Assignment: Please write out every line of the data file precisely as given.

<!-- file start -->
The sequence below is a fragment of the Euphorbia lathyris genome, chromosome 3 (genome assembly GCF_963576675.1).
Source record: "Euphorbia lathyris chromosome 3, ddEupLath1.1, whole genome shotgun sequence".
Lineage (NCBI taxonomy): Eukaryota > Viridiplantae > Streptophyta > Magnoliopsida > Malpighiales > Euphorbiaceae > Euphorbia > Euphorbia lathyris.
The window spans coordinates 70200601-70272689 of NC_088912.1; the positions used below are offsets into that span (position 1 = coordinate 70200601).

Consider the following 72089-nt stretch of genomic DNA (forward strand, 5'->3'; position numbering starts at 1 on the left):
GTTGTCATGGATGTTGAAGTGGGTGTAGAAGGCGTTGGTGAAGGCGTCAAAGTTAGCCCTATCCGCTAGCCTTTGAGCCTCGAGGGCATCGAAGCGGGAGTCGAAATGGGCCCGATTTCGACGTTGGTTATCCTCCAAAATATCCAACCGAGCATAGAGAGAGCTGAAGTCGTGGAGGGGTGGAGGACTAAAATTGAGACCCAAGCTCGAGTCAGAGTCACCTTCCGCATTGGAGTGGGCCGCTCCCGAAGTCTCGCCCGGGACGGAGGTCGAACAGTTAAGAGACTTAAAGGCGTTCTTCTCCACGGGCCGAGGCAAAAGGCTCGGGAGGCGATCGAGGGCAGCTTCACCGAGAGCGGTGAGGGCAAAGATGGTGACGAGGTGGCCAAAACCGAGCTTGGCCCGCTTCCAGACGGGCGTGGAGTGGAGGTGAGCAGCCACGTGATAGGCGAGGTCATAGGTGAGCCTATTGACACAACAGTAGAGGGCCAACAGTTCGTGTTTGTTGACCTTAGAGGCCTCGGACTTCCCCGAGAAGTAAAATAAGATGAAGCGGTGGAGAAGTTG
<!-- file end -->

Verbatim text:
The sequence below is a fragment of the Euphorbia lathyris genome, chromosome 3 (genome assembly GCF_963576675.1).
Source record: "Euphorbia lathyris chromosome 3, ddEupLath1.1, whole genome shotgun sequence".
Lineage (NCBI taxonomy): Eukaryota > Viridiplantae > Streptophyta > Magnoliopsida > Malpighiales > Euphorbiaceae > Euphorbia > Euphorbia lathyris.
The window spans coordinates 70200601-70272689 of NC_088912.1; the positions used below are offsets into that span (position 1 = coordinate 70200601).

Consider the following 72089-nt stretch of genomic DNA (forward strand, 5'->3'; position numbering starts at 1 on the left):
GTTGTCATGGATGTTGAAGTGGGTGTAGAAGGCGTTGGTGAAGGCGTCAAAGTTAGCCCTATCCGCTAGCCTTTGAGCCTCGAGGGCATCGAAGCGGGAGTCGAAATGGGCCCGATTTCGACGTTGGTTATCCTCCAAAATATCCAACCGAGCATAGAGAGAGCTGAAGTCGTGGAGGGGTGGAGGACTAAAATTGAGACCCAAGCTCGAGTCAGAGTCACCTTCCGCATTGGAGTGGGCCGCTCCCGAAGTCTCGCCCGGGACGGAGGTCGAACAGTTAAGAGACTTAAAGGCGTTCTTCTCCACGGGCCGAGGCAAAAGGCTCGGGAGGCGATCGAGGGCAGCTTCACCGAGAGCGGTGAGGGCAAAGATGGTGACGAGGTGGCCAAAACCGAGCTTGGCCCGCTTCCAGACGGGCGTGGAGTGGAGGTGAGCAGCCACGTGATAGGCGAGGTCATAGGTGAGCCTATTGACACAACAGTAGAGGGCCAACAGTTCGTGTTTGTTGACCTTAGAGGCCTCGGACTTCCCCGAGAAGTAAAATAAGATGAAGCGGTGGAGAAGTTG